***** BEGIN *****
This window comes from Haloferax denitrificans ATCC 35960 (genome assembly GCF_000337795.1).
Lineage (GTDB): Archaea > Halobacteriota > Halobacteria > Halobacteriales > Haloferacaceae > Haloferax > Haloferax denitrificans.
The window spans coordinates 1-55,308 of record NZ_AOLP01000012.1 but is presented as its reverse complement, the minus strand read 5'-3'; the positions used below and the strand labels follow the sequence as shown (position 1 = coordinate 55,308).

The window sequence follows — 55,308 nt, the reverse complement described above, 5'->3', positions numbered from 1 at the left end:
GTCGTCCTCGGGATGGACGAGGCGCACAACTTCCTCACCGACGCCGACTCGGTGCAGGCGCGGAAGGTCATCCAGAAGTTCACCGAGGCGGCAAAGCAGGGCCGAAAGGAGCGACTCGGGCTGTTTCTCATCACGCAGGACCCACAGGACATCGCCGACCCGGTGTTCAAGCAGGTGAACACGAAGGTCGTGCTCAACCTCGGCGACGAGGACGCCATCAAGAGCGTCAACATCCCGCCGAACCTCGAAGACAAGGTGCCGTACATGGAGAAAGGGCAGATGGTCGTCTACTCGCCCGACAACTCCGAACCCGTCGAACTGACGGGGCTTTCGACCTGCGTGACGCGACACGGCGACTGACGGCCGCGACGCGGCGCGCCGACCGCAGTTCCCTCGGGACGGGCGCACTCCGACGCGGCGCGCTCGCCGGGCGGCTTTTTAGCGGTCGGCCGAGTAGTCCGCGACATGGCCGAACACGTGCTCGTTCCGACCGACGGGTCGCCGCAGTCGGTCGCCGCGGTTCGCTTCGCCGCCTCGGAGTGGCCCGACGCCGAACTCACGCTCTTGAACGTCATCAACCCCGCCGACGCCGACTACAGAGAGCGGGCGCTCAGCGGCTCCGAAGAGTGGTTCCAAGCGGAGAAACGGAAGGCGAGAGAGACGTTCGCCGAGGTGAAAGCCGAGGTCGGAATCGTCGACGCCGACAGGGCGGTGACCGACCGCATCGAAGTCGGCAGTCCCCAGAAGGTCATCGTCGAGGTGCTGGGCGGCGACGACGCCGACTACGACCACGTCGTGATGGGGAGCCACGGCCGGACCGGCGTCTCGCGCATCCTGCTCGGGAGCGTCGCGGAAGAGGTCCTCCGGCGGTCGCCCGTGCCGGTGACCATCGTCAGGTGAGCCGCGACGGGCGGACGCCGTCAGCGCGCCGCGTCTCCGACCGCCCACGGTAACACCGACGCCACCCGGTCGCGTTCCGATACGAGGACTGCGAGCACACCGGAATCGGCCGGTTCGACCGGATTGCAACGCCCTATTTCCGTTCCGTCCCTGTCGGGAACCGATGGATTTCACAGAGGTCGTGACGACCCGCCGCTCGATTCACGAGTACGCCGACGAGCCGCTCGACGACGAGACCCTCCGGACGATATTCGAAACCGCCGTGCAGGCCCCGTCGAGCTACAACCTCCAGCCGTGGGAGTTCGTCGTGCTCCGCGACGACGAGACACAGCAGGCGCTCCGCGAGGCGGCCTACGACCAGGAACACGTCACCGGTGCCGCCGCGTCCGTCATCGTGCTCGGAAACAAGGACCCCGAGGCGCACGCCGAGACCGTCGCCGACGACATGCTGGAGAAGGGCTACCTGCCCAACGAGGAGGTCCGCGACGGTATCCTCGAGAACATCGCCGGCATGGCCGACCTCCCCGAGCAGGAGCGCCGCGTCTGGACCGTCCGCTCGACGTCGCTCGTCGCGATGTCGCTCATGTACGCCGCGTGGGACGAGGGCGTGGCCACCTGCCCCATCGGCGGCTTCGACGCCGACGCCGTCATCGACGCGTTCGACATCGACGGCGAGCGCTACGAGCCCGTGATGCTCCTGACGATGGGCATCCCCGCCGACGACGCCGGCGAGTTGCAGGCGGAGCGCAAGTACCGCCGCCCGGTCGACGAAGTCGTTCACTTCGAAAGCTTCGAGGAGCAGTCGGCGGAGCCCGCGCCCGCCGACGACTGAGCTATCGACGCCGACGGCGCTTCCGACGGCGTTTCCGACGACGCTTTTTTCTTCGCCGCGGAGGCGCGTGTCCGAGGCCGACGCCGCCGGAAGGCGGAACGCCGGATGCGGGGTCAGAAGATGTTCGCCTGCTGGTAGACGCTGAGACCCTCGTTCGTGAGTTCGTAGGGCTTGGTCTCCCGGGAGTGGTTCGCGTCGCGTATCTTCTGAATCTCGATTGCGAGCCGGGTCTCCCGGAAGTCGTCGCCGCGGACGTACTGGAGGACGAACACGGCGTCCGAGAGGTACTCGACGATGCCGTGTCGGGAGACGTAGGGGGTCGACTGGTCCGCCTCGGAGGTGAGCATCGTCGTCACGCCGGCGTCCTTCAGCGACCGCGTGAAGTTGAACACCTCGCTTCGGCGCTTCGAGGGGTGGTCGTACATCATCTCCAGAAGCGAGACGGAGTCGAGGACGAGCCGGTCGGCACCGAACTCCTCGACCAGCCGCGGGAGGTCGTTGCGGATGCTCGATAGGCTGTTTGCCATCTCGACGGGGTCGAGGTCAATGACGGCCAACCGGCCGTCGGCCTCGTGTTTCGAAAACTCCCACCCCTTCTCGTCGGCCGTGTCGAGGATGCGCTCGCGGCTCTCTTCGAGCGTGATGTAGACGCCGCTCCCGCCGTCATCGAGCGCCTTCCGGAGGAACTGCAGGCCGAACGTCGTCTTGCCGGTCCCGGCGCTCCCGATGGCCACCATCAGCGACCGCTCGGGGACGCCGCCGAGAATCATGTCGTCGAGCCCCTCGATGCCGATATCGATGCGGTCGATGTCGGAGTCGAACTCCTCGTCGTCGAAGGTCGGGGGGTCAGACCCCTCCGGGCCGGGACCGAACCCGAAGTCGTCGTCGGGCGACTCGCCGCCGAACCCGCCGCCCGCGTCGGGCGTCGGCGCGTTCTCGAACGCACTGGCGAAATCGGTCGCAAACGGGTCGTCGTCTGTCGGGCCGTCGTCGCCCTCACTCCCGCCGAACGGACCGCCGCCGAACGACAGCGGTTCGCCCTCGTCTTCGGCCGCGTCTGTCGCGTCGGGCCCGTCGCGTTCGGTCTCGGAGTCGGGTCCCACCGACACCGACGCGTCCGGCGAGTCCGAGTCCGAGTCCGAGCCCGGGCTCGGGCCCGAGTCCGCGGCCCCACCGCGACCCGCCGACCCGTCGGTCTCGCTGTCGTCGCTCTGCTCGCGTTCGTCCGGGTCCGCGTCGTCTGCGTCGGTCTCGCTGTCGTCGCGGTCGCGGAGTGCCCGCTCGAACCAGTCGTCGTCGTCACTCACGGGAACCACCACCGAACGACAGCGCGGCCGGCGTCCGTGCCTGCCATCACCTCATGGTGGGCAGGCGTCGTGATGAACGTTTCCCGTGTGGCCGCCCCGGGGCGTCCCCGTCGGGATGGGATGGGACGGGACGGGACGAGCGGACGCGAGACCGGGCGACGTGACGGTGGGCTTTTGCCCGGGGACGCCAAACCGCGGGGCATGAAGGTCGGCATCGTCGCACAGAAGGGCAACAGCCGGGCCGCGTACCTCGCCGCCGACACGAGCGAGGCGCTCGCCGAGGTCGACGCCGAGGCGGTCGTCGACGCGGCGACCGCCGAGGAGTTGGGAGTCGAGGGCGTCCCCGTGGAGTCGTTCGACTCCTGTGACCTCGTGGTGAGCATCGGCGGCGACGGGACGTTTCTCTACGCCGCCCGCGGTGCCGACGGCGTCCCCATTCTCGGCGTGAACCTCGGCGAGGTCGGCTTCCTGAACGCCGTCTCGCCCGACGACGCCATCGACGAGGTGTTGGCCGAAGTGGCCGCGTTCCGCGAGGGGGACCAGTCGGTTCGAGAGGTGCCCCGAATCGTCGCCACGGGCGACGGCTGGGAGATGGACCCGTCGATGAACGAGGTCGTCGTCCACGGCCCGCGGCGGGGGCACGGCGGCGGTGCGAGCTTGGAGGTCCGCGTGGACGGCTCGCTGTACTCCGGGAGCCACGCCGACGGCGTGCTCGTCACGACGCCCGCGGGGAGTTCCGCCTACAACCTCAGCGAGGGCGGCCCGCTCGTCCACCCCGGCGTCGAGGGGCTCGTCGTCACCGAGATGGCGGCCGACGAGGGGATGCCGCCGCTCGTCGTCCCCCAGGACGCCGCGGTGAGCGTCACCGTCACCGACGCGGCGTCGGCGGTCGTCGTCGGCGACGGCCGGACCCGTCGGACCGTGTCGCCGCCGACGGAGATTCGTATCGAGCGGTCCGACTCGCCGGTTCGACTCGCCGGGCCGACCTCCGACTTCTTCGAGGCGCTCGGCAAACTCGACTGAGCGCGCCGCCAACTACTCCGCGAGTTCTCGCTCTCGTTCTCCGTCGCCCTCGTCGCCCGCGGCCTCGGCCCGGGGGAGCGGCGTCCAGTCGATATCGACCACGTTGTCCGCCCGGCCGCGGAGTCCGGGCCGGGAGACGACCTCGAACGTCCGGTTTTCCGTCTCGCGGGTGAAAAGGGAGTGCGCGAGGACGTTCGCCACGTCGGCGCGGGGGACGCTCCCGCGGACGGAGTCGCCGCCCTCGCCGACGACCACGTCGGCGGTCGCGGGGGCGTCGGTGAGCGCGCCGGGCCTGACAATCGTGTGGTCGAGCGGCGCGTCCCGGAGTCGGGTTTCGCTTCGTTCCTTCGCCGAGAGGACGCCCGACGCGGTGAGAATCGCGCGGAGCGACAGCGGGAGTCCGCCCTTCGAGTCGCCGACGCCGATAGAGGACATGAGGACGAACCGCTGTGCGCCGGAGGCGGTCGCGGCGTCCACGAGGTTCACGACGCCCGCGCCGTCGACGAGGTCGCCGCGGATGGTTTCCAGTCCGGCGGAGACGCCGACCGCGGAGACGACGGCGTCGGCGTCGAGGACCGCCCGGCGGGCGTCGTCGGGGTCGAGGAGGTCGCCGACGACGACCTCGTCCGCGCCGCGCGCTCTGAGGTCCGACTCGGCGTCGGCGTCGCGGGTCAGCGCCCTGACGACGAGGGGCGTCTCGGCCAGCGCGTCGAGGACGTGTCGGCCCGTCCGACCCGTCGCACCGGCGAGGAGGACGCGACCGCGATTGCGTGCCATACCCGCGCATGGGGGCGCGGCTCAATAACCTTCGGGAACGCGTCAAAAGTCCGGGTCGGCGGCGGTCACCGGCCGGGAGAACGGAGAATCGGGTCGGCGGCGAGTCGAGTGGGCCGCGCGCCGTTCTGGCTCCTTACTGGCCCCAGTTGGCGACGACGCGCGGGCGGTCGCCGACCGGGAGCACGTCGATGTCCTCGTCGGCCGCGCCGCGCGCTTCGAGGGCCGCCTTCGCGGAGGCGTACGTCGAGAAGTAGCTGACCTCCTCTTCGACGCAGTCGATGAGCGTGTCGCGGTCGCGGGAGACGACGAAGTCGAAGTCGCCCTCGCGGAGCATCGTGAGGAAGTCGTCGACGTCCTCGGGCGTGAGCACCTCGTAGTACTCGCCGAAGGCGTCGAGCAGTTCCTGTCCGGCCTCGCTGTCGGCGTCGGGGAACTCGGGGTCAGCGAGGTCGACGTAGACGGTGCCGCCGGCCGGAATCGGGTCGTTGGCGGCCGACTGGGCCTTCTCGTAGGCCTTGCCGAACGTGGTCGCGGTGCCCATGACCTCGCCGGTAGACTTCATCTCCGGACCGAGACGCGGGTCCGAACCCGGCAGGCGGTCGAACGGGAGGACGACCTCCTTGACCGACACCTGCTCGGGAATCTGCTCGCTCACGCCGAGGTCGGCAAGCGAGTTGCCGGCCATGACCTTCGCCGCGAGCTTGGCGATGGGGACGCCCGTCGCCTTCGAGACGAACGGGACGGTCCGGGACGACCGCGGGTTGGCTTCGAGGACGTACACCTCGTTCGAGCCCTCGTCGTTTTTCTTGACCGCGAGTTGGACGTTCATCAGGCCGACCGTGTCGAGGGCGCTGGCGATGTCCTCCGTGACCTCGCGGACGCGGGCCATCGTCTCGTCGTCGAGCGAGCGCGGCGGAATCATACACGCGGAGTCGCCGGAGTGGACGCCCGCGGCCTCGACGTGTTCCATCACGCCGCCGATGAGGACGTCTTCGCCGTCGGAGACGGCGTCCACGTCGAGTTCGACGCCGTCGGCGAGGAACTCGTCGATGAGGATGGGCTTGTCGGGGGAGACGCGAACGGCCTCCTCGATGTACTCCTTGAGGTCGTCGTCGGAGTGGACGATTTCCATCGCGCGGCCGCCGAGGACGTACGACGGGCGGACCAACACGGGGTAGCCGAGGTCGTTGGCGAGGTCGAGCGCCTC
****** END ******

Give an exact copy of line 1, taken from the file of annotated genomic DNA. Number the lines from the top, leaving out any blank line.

This window comes from Haloferax denitrificans ATCC 35960 (genome assembly GCF_000337795.1).